When I was a kid, the height of technological advancement was the '92 edition of "The Oregon Trail" for Macintosh. Computer graphics have improved since then, but what hasn't changed is the notion that kids are inherently good at technology. Even in first grade, my computer teacher expected us to just "get it", despite a lack of clear, consistent instruction. The reality is, young people aren't predestined to understand modern technology any more than adults. And we do them a disservice by shoving laptops, smartphones, and iPads into their hands and saying, "Here, figure it out." Sure, some kids will pick it up. Others will flounder until they, too, became an out-of-touch stereotype. It doesn't have to be that way.
Think of smartphones, iPads, e-readers, and other devices as platforms where applications converge. Some are extremely helpful, while others are a waste of time. How can you help young learners distinguish between the two and leverage technology in a beneficial way? First, recognize that the right device actually increases engagement. A study by Abilene Christian University showed that the use of iPads improved students' scores and made them happier learners. The study's authors wrote,
These activities were enjoyed immensely by the students. The iPad has essentially freed the student from the classroom with a manageable device that is connected, mobile, and functional, allowing true collaboration to begin...Selected video segments from the students showed me the liberating nature of the iPad and its applications in the classroom. Students could jump up, move around, and take their iPad with them to discuss data, solutions, or problems.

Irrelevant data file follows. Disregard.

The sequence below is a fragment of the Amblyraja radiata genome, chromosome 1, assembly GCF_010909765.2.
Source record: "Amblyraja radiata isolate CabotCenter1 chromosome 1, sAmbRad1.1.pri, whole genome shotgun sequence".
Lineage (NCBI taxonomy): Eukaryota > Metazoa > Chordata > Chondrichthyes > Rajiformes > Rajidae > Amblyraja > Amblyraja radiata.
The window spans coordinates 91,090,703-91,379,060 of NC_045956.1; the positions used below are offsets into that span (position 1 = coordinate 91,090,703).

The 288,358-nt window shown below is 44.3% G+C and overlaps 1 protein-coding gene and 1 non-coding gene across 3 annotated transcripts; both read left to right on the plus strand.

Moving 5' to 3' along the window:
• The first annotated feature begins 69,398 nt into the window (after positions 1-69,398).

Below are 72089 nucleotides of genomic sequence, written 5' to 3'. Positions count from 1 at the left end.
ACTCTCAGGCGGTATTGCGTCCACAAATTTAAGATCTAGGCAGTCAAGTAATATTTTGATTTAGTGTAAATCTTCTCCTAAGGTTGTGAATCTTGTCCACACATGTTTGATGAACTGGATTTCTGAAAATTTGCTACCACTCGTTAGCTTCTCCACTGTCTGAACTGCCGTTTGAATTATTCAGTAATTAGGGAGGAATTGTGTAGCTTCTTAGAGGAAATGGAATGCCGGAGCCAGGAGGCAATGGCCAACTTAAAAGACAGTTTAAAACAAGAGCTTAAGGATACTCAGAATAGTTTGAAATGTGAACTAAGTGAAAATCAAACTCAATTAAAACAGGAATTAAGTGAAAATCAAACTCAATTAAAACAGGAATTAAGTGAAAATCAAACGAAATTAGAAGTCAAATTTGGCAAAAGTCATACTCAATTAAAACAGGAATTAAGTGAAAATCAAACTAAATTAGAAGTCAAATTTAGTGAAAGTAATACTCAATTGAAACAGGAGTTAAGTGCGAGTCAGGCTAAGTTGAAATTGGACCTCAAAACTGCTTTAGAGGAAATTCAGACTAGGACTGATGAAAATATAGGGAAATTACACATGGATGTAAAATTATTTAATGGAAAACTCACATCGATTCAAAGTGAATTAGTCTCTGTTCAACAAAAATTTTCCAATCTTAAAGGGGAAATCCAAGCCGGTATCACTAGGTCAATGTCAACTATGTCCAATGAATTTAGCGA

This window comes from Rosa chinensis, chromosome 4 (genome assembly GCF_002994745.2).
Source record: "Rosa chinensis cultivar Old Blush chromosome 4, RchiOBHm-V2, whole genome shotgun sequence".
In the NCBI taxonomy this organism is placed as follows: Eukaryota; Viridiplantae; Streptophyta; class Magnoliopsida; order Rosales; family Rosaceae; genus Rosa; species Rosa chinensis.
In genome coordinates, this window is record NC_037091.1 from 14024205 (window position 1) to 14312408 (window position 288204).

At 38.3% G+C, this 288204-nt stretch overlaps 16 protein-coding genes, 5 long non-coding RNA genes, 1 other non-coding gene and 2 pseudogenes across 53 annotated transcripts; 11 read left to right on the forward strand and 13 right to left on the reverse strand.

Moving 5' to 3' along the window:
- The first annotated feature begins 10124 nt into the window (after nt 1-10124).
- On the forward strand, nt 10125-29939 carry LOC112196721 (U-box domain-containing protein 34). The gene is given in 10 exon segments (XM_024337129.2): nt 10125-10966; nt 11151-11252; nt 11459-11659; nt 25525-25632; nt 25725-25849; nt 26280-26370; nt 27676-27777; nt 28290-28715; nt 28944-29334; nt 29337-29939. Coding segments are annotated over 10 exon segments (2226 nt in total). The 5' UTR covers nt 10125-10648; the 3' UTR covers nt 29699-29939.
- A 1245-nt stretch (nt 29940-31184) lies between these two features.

It's easy to doubt anecdotes like this. You might be thinking, "Yes, but would it work in my classroom?" With or without technology, many of us are scared of failure. But ed tech is past the theory stage, so take a deep breath and let the research light your way. Second, understand the importance of continuous guidance. Left to their own devices (no pun intended), kids may spend their time on silly, time-sucking apps and forget about more useful resources. Our advice? Learn alongside your students! You'll both get a feel for what various apps can do, and you'll have a better handle on how well the child is progressing. Finally, pick some great apps and get started! Your students can use iMovie to shoot and edit short films, Magic Piano to familiarize children with classical pieces, or Evernote to save notes in the cloud. For diagramming, brainstorming, and freehand drawing, try Lucidchart's whiteboard iPad app. Your students will love the simple interface, and you'll love the seamless integration with Google Drive and Google Apps for Education. As kids experiment with new tools, they'll gain confidence and be on their way to lifelong digital leadership.
Technology has progressed immeasurably since my grade school days, and we need to keep up. So whether you're planning a field trip, a group project, or a PBL session, try Lucidchart's whiteboard iPad app for a sophisticated mobile solution.
Remember that Lucidchart is free to students and educators with a .edu account. So start innovating your way of learning with Lucidchart today!